“I would suggest other cities to integrate the foresight/scenario process in their IEP-process (meant integrated energy planning) and secure a broad participation of local and national stakeholders. Publish/communicate the outcome to all future participants as part of creating a common shared picture of the future.”(foresight participant 4, City A)
6. Discussion and Conclusions
Conflicts of Interest
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|Phase 1. SETTING UP THE SCENE|
|1. Set up the integrated energy planning steering group|
|Phase 2. SCENARIOS OF THE FUTURE|
|8. Introduce the purpose|
|Phase 3. SHARED VISION|
|15. Develop a preferred vision|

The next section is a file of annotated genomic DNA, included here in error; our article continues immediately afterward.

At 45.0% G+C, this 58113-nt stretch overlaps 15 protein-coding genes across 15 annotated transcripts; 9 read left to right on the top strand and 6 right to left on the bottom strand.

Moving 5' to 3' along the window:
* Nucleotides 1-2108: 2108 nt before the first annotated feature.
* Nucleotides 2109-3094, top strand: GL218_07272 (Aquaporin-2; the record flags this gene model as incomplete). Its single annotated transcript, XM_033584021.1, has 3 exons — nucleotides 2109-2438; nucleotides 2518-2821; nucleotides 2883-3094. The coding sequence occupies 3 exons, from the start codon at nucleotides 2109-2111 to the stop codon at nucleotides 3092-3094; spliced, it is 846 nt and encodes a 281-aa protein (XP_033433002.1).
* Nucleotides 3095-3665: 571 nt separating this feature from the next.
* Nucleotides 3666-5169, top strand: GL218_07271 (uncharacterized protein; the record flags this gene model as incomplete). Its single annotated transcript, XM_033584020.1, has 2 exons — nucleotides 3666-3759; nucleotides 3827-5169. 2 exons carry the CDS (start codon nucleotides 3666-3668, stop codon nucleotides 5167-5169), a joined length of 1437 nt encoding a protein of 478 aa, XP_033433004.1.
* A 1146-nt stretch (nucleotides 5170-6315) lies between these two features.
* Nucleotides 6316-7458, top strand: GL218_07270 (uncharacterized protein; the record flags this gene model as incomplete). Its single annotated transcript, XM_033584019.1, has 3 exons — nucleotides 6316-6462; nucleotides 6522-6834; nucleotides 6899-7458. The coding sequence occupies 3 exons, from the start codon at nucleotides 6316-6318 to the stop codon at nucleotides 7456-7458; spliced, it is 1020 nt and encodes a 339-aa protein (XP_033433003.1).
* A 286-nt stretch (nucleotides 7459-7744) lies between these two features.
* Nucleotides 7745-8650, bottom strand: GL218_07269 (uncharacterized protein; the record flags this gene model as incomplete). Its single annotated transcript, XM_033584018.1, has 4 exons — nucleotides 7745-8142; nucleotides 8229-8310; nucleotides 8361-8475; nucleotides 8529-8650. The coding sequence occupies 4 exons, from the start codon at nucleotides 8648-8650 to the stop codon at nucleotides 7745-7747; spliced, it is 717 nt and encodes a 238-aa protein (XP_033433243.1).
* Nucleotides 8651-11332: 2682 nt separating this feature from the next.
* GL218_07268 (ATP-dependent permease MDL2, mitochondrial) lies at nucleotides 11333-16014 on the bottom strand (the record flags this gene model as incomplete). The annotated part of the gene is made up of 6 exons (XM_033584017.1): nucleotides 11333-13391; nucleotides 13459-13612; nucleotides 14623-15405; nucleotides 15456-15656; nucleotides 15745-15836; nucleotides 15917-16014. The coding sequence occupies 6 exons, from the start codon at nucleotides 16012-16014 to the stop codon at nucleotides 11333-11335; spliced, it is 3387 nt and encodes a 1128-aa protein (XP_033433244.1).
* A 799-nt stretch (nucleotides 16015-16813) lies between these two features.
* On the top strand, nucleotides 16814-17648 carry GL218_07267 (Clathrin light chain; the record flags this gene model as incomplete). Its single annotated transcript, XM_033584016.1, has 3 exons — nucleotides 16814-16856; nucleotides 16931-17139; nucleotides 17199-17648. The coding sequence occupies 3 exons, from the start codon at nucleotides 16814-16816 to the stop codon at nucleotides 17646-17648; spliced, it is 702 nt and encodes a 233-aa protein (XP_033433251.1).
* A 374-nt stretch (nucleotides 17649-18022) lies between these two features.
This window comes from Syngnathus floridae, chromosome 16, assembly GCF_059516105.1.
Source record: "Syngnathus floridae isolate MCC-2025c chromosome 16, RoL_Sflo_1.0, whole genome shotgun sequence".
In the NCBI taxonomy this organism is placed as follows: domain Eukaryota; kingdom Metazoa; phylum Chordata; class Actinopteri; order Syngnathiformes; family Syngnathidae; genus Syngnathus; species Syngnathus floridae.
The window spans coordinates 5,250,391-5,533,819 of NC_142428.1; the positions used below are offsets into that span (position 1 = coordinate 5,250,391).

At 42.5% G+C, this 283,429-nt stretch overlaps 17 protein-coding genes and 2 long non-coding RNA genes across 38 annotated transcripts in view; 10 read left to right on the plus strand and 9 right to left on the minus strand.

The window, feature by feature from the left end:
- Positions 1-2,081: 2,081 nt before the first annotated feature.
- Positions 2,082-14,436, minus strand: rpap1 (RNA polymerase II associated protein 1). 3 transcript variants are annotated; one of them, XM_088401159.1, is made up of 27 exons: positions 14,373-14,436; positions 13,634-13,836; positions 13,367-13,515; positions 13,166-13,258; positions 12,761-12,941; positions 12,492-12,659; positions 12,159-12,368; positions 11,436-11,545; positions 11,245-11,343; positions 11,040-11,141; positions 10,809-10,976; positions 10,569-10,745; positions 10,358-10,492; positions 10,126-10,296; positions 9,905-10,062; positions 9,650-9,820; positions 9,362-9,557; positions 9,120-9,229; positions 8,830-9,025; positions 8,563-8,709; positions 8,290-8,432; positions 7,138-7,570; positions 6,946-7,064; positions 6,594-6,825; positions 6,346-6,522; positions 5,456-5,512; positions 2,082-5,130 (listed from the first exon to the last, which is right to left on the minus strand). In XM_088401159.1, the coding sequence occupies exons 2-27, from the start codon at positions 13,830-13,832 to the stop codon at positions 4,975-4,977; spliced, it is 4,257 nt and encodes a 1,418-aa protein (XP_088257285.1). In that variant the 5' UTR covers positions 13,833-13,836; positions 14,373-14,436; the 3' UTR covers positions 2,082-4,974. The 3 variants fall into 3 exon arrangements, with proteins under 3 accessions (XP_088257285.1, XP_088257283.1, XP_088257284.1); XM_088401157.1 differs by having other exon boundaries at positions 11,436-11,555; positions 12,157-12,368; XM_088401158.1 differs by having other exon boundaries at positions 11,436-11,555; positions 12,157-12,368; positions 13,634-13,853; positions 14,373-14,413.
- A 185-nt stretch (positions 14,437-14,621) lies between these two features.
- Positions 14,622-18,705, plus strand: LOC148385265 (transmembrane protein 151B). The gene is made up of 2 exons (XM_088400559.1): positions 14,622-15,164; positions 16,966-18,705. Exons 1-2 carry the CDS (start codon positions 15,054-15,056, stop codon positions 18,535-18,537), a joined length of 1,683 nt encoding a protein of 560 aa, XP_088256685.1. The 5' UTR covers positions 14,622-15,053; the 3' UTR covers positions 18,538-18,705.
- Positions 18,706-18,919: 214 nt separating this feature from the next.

|Phase 4. STRATEGIES AND ACTIONS|
|17. Organise a follow-up event|
|Socio-Economic and Institutional Context||Positioning Foresight into Energy Transition Planning Process|
|Tartu is the second-largest city in Estonia, with a population of 100,000 inhabitants and a total area of 38.86 km2. Tartu belongs into to continental climate/humid climate and temperature in the north of Europe and is a low population density district.|
Tartu is the home of several knowledge-intensive organisations and it is known for its extensive implementation of smart technologies in the urban environment. Tartu is putting a lot of emphasis on green transition, preparing a long-term sustainable energy action plan until 2030 and having green agenda strongly visible in the programme for 2024, when Tartu is acting as the European Capital of Culture.